To further assess hypothesized effects in the amygdala and anterior insula, we supplemented the voxelwise analyses with an ROI-based approach, averaging activity across the entire ROI (Poldrack, 2007; Kriegeskorte et al., 2009; Poldrack and Mumford, 2009; Vul et al., 2009). For this method, average parameter estimates were extracted from the entire 6 mm amygdala and anterior insula ROI volumes independently, and then entered into a condition (sleep-rested, sleep-deprived)–cue type (negative, neutral, ambiguous) repeated-measures ANOVA, performed using STATA 11 (StataCorp). Main effects and interactions were tested using a significance of p < 0.05.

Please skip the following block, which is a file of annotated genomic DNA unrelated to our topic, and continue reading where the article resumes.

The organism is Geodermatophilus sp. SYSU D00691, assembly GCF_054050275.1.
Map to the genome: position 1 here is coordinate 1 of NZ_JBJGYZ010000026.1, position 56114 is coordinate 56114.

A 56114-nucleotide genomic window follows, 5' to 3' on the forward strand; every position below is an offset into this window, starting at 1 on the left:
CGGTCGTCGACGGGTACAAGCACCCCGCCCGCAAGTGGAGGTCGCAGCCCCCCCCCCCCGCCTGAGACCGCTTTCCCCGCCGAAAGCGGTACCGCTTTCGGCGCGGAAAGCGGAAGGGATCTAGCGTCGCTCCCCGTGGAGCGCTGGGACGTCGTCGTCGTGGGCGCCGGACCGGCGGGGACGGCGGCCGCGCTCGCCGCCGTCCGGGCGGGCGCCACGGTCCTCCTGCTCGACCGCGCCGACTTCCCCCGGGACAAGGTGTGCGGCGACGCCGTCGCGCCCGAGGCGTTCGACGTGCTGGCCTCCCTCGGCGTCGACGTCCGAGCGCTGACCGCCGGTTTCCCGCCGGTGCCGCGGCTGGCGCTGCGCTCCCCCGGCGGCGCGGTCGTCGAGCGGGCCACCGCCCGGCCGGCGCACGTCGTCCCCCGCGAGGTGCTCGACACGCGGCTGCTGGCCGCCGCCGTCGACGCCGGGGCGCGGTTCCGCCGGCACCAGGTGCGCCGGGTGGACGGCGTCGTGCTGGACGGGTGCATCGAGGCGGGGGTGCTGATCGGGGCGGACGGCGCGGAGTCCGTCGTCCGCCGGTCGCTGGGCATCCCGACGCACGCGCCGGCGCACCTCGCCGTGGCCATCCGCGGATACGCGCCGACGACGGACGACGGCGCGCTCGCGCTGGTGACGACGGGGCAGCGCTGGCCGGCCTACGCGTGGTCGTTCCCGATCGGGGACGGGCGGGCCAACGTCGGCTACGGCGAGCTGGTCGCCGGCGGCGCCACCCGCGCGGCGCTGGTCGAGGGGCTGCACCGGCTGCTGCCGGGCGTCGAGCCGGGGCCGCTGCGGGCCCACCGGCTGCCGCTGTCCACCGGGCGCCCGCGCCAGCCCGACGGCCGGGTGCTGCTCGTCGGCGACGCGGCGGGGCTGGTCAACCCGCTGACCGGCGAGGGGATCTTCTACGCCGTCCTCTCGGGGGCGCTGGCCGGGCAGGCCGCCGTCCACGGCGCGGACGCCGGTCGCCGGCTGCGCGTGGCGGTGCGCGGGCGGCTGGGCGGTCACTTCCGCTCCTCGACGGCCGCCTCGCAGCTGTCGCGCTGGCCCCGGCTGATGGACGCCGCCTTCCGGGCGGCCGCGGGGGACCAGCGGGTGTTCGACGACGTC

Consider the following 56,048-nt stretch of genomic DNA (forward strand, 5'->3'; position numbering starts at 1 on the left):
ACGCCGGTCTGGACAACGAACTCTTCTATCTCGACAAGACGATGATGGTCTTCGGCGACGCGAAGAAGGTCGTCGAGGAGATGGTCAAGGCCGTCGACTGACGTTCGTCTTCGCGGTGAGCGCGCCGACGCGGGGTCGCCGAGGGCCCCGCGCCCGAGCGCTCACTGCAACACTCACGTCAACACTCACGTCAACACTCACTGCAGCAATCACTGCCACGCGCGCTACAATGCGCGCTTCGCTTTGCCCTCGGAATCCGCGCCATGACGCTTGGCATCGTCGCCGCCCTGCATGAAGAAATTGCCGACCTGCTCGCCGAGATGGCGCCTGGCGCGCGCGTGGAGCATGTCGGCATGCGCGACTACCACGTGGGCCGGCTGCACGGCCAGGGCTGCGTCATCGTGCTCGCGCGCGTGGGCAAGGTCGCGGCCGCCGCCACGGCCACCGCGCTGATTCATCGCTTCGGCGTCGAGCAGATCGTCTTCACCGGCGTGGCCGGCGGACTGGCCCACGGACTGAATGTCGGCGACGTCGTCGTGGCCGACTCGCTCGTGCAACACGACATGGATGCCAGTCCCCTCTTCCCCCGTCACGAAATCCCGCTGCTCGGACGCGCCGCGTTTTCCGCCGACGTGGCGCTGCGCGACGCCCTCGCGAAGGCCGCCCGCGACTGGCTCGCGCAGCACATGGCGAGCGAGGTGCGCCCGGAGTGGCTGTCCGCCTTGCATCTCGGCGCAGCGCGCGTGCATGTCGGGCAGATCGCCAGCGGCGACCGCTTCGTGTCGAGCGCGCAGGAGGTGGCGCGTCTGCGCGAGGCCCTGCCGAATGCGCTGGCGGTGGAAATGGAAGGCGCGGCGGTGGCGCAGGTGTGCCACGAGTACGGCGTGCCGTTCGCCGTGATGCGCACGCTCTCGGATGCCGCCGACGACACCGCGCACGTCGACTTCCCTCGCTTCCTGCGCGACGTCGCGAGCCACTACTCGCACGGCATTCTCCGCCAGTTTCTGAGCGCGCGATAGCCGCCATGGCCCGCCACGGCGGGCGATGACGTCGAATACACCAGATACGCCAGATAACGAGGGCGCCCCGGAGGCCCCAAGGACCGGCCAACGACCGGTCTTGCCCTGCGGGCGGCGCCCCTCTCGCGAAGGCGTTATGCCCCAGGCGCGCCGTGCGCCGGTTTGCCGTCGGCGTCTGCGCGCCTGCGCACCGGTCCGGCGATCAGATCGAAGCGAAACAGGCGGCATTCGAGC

To test the hypothesis that neural changes in anticipatory reactivity following sleep loss were associated with innate anxiety, we regressed trait STAI anxiety scores against the sleep-deprivation difference in anticipatory reactivity in amygdala and insula ROIs, again using a voxelwise approach corrected at a threshold of p < 0.05 FWE. We then further examined this same relationship using the alternate average ROI approach, correlating individual STAI trait scores with the average parameter estimates extracted from the entire ROIs for all cues using a significance threshold of p < 0.05 (performed in STATA 11; (Poldrack, 2007; Poldrack and Mumford, 2009; Vul et al., 2009). Trait anxiety effects beyond our a priori ROIs are reported using whole-brain voxelwise regression analysis, thresholded at p < 0.001 (uncorrected). Finally, to determine the specificity of associations with trait anxiety, we repeated this regression approach on an exploratory basis with other trait questionnaire measures (QIDS, NEO Neuroticism, IUS), as well as state questionnaire measures (STAI state, SSS).